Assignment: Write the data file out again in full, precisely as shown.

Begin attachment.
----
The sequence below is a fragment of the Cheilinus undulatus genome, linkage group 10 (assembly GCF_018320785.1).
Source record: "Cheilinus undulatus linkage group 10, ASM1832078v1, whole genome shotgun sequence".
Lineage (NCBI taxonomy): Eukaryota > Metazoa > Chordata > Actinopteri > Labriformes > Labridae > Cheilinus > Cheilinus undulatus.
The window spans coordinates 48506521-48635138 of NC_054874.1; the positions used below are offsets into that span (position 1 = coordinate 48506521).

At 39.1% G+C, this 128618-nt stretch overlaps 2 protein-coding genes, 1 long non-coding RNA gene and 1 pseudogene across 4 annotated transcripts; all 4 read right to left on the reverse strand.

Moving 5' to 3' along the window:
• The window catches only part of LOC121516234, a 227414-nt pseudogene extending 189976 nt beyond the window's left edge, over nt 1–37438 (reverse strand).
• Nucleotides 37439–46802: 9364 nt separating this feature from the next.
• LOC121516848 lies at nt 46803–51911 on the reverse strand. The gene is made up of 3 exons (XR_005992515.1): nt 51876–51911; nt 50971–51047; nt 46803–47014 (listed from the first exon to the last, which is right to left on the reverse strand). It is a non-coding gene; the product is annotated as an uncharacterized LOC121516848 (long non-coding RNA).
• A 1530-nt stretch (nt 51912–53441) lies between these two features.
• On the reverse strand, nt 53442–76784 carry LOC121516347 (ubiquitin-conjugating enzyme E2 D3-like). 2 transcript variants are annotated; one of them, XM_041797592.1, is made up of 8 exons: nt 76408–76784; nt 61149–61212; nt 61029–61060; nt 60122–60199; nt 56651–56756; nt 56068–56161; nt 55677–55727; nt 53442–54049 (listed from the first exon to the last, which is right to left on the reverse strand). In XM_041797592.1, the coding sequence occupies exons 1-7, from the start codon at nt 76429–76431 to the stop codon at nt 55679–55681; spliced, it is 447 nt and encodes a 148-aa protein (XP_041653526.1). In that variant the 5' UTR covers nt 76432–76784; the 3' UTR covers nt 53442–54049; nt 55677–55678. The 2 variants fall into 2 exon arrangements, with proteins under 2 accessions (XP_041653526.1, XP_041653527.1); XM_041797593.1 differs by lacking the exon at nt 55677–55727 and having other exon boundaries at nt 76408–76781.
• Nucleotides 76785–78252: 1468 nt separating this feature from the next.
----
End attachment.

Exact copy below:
The sequence below is a fragment of the Cheilinus undulatus genome, linkage group 10 (assembly GCF_018320785.1).
Source record: "Cheilinus undulatus linkage group 10, ASM1832078v1, whole genome shotgun sequence".
Lineage (NCBI taxonomy): Eukaryota > Metazoa > Chordata > Actinopteri > Labriformes > Labridae > Cheilinus > Cheilinus undulatus.
The window spans coordinates 48506521-48635138 of NC_054874.1; the positions used below are offsets into that span (position 1 = coordinate 48506521).

At 39.1% G+C, this 128618-nt stretch overlaps 2 protein-coding genes, 1 long non-coding RNA gene and 1 pseudogene across 4 annotated transcripts; all 4 read right to left on the reverse strand.

Moving 5' to 3' along the window:
• The window catches only part of LOC121516234, a 227414-nt pseudogene extending 189976 nt beyond the window's left edge, over nt 1–37438 (reverse strand).
• Nucleotides 37439–46802: 9364 nt separating this feature from the next.
• LOC121516848 lies at nt 46803–51911 on the reverse strand. The gene is made up of 3 exons (XR_005992515.1): nt 51876–51911; nt 50971–51047; nt 46803–47014 (listed from the first exon to the last, which is right to left on the reverse strand). It is a non-coding gene; the product is annotated as an uncharacterized LOC121516848 (long non-coding RNA).
• A 1530-nt stretch (nt 51912–53441) lies between these two features.
• On the reverse strand, nt 53442–76784 carry LOC121516347 (ubiquitin-conjugating enzyme E2 D3-like). 2 transcript variants are annotated; one of them, XM_041797592.1, is made up of 8 exons: nt 76408–76784; nt 61149–61212; nt 61029–61060; nt 60122–60199; nt 56651–56756; nt 56068–56161; nt 55677–55727; nt 53442–54049 (listed from the first exon to the last, which is right to left on the reverse strand). In XM_041797592.1, the coding sequence occupies exons 1-7, from the start codon at nt 76429–76431 to the stop codon at nt 55679–55681; spliced, it is 447 nt and encodes a 148-aa protein (XP_041653526.1). In that variant the 5' UTR covers nt 76432–76784; the 3' UTR covers nt 53442–54049; nt 55677–55678. The 2 variants fall into 2 exon arrangements, with proteins under 2 accessions (XP_041653526.1, XP_041653527.1); XM_041797593.1 differs by lacking the exon at nt 55677–55727 and having other exon boundaries at nt 76408–76781.
• Nucleotides 76785–78252: 1468 nt separating this feature from the next.